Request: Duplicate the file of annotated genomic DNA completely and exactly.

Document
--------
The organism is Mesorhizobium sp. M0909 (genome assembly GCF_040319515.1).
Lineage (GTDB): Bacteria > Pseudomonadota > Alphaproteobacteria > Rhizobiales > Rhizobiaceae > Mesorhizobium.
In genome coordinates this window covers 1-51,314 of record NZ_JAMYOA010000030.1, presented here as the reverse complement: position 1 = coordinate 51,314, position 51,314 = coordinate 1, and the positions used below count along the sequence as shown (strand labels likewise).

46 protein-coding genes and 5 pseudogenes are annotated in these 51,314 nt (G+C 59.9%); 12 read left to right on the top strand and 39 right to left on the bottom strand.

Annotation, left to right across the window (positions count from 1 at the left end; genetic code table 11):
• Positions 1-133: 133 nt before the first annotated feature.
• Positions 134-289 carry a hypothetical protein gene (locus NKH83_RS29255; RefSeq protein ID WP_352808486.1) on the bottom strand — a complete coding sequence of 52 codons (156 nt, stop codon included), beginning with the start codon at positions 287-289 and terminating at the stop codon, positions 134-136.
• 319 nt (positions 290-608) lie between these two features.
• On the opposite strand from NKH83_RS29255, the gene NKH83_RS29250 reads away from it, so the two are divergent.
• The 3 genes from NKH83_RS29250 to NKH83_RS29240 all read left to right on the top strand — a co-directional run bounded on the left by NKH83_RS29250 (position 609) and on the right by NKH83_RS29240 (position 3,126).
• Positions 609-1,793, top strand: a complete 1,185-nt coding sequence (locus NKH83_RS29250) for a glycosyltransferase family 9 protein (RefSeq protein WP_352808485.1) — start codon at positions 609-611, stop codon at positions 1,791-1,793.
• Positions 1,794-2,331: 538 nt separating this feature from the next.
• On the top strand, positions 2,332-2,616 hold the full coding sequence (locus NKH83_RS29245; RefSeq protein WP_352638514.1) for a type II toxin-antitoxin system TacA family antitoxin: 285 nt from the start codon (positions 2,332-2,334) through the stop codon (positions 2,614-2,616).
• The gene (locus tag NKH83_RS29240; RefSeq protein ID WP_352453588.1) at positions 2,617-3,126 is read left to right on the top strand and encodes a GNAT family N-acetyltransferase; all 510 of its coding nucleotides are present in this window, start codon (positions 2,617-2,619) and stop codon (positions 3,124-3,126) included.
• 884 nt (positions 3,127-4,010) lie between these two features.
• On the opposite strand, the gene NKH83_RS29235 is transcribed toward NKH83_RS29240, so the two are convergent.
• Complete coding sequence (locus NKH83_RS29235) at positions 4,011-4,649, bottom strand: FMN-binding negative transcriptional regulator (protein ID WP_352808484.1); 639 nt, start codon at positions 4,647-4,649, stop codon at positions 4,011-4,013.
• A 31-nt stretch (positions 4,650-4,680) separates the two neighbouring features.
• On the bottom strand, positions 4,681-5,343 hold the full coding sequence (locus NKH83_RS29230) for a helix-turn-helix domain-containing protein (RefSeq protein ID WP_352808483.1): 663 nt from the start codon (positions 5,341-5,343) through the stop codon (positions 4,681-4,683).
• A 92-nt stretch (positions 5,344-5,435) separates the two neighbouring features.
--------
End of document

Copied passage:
The organism is Mesorhizobium sp. M0909 (genome assembly GCF_040319515.1).
Lineage (GTDB): Bacteria > Pseudomonadota > Alphaproteobacteria > Rhizobiales > Rhizobiaceae > Mesorhizobium.
In genome coordinates this window covers 1-51,314 of record NZ_JAMYOA010000030.1, presented here as the reverse complement: position 1 = coordinate 51,314, position 51,314 = coordinate 1, and the positions used below count along the sequence as shown (strand labels likewise).

46 protein-coding genes and 5 pseudogenes are annotated in these 51,314 nt (G+C 59.9%); 12 read left to right on the top strand and 39 right to left on the bottom strand.

Annotation, left to right across the window (positions count from 1 at the left end; genetic code table 11):
• Positions 1-133: 133 nt before the first annotated feature.
• Positions 134-289 carry a hypothetical protein gene (locus NKH83_RS29255; RefSeq protein ID WP_352808486.1) on the bottom strand — a complete coding sequence of 52 codons (156 nt, stop codon included), beginning with the start codon at positions 287-289 and terminating at the stop codon, positions 134-136.
• 319 nt (positions 290-608) lie between these two features.
• On the opposite strand from NKH83_RS29255, the gene NKH83_RS29250 reads away from it, so the two are divergent.
• The 3 genes from NKH83_RS29250 to NKH83_RS29240 all read left to right on the top strand — a co-directional run bounded on the left by NKH83_RS29250 (position 609) and on the right by NKH83_RS29240 (position 3,126).
• Positions 609-1,793, top strand: a complete 1,185-nt coding sequence (locus NKH83_RS29250) for a glycosyltransferase family 9 protein (RefSeq protein WP_352808485.1) — start codon at positions 609-611, stop codon at positions 1,791-1,793.
• Positions 1,794-2,331: 538 nt separating this feature from the next.
• On the top strand, positions 2,332-2,616 hold the full coding sequence (locus NKH83_RS29245; RefSeq protein WP_352638514.1) for a type II toxin-antitoxin system TacA family antitoxin: 285 nt from the start codon (positions 2,332-2,334) through the stop codon (positions 2,614-2,616).
• The gene (locus tag NKH83_RS29240; RefSeq protein ID WP_352453588.1) at positions 2,617-3,126 is read left to right on the top strand and encodes a GNAT family N-acetyltransferase; all 510 of its coding nucleotides are present in this window, start codon (positions 2,617-2,619) and stop codon (positions 3,124-3,126) included.
• 884 nt (positions 3,127-4,010) lie between these two features.
• On the opposite strand, the gene NKH83_RS29235 is transcribed toward NKH83_RS29240, so the two are convergent.
• Complete coding sequence (locus NKH83_RS29235) at positions 4,011-4,649, bottom strand: FMN-binding negative transcriptional regulator (protein ID WP_352808484.1); 639 nt, start codon at positions 4,647-4,649, stop codon at positions 4,011-4,013.
• A 31-nt stretch (positions 4,650-4,680) separates the two neighbouring features.
• On the bottom strand, positions 4,681-5,343 hold the full coding sequence (locus NKH83_RS29230) for a helix-turn-helix domain-containing protein (RefSeq protein ID WP_352808483.1): 663 nt from the start codon (positions 5,341-5,343) through the stop codon (positions 4,681-4,683).
• A 92-nt stretch (positions 5,344-5,435) separates the two neighbouring features.